More leftovers for breakfast

CHICAGO - Jonathan Araúz had a special day for the Orioles in the final game of the series against the White Sox, his first hit with the club a home run.

Special for sure, but not as unique as you might think.

STATS research finds that 38 players since 1974 have homered for their first hit with the Orioles, the most recent before yesterday being outfielder Keon Broxton in 2019 in Colorado.

Broxton’s ball carried 474 feet and landed on the left field concourse. Must be the thin air.

Araúz settled for a mere 390, with a 100.2 mph exit velocity.

Luis Sardiñas did it in 2018. Trey Mancini’s first two hits in the majors were home runs in September 2016. Nelson Cruz’s first two hits with the Orioles were home runs in 2014.   

Maybe you’d expect it from those two. But how about some others on the list?

Taylor Teagarden in 2012
Bill Hall in 2012
Scott Moore in 2007
Jon Knott in 2007
Freddie Bynum in 2007
Kris Benson (yes, the pitcher) in 2006
Nick Markakis in 2006
Ed Rogers in 2005
Sal Fasano in 2005
Karim García in 2004 (first two were homers in same game)
Chad Mottala in 2004
David Newhan in 2004
Javy López in 2004
Pedro Swann in 2003
Jack Cust in 2003 (he didn’t fall down rounding third)
Jose Morban in 2003
Marty Cordova in 2002
Casey Blake in 2001
Albert Belle in 1999
Calvin Pickering in 1998
Jesús Tavárez in 1998 (zero recollection of this guy)
Pete Incaviglia in 1996 (his first two were homers)
Matt Nokes in 1995
Andy Van Slyke in 1995
Mark Parent in 1992
Sam Horn in 1990 (never knocked down warehouse as predicted)
Stan Jefferson in 1989 (after moving on up from minors)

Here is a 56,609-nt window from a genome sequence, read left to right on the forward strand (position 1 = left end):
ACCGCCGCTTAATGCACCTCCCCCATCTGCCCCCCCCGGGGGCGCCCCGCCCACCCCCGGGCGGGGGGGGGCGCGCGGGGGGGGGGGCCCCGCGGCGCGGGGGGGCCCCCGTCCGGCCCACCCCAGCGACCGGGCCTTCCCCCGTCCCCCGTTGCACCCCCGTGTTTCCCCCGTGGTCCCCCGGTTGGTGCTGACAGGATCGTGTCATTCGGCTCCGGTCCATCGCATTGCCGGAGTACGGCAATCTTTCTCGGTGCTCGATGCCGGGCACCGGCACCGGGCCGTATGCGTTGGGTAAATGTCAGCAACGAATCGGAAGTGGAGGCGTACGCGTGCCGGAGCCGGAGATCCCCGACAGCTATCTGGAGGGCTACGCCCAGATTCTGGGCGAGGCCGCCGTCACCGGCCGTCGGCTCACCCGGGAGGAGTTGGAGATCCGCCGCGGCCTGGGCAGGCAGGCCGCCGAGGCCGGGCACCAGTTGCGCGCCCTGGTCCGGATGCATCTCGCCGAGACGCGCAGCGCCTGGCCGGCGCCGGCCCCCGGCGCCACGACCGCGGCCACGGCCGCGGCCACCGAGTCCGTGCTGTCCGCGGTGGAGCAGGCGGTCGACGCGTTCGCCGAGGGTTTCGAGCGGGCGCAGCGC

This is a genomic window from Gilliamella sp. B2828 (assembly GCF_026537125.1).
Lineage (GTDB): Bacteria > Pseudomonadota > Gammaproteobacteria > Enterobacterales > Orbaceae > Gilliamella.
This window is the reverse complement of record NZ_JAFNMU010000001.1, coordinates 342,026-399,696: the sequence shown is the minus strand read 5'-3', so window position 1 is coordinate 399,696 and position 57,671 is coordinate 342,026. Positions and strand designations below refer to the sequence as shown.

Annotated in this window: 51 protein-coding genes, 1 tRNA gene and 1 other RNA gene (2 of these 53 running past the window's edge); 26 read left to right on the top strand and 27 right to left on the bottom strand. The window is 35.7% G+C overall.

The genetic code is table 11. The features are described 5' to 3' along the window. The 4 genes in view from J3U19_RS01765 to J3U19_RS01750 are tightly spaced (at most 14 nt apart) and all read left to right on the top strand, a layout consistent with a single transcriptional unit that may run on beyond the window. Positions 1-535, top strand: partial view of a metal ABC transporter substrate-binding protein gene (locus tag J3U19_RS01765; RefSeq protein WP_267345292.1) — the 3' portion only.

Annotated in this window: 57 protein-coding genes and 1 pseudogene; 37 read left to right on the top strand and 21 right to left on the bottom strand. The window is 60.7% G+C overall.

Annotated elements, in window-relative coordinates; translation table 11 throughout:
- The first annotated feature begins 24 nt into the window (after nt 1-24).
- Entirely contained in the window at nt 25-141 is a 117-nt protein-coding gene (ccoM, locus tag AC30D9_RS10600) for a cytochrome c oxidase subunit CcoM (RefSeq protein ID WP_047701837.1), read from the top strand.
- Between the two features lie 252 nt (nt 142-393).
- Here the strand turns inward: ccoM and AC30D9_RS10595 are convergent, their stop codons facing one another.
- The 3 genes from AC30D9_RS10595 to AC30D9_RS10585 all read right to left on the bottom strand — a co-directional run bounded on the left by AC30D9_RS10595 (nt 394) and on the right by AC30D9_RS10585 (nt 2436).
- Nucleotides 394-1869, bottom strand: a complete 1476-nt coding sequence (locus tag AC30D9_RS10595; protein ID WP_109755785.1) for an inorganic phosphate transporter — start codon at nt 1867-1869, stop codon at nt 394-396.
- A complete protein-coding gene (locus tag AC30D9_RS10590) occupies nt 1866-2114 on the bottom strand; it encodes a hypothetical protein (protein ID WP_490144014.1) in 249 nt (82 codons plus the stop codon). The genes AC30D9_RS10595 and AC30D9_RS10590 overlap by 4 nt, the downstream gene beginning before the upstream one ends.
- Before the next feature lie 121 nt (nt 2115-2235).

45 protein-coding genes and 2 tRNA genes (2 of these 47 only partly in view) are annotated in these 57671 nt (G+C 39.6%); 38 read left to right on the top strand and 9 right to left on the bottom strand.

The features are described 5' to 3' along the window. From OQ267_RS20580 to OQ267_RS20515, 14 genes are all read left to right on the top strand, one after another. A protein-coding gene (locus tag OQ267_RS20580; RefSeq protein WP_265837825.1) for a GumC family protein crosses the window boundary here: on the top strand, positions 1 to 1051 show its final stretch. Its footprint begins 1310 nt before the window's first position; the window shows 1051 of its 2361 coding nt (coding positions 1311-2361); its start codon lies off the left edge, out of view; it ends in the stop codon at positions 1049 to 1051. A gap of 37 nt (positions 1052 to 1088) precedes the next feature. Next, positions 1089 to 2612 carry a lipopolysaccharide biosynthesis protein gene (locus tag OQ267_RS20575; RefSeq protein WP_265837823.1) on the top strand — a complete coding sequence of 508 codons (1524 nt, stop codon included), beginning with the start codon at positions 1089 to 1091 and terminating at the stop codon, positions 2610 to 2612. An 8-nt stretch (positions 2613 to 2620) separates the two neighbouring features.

Keith Moreland in 1989
Craig Worthington in 1988
Dave Van Gorder in 1987 (see Jesus Tavarez)
Rene Gonzales in 1986
Tom O’Malley in 1985
Dan Graham in 1980
Lee May in 1975

García is an interesting case. He was acquired from the Tigers in June 2000, went 0-for-16 in eight games and was released in October.

The Orioles traded reliever Mike DeJean to the Mets in exchange for García in July 2004 and released him a month later. He didn’t play again. But he hit two home runs in a July 20 game in Kansas City.

Benson’s only major league home run was hit on June 17, 2006 at Shea Stadium, a solo shot off the Mets’ Pedro Martínez in the third inning.

Against his former team.

Against a future Hall of Famer.

Now that’s weird.

Benson was the first Orioles pitcher in 34 years to hit a home run. Roric Harrison was the most recent in the final game of the 1972 season, right before the American League implemented the designated hitter.

“There's been a lot of memorable games for me, but this definitely ranks up there," Benson said after allowing one earned run in eight innings.

Benson never hit a home run, even in Little League, joking that the fences kept moving back. His wife, Anna, held the baseball outside the clubhouse. Reporters naturally found her.

They also found Martínez, who said, “He's a pitcher. When you are up 3-1, I am not going to fool around. I am going to make him hit it. If you do, congratulations."

* Jorge Mateo’s trip to Chicago resulted in a bruised rib cage from a 99 mph fastball and a little more life in his bat.

Mateo was 0-for-14 in his last five games and 2-for-24 in eight. He singled in the opener against the White Sox, was hit by a pitch, walked and stole two bases the following night and was 2-for-3 with a double, home run and walk on Saturday.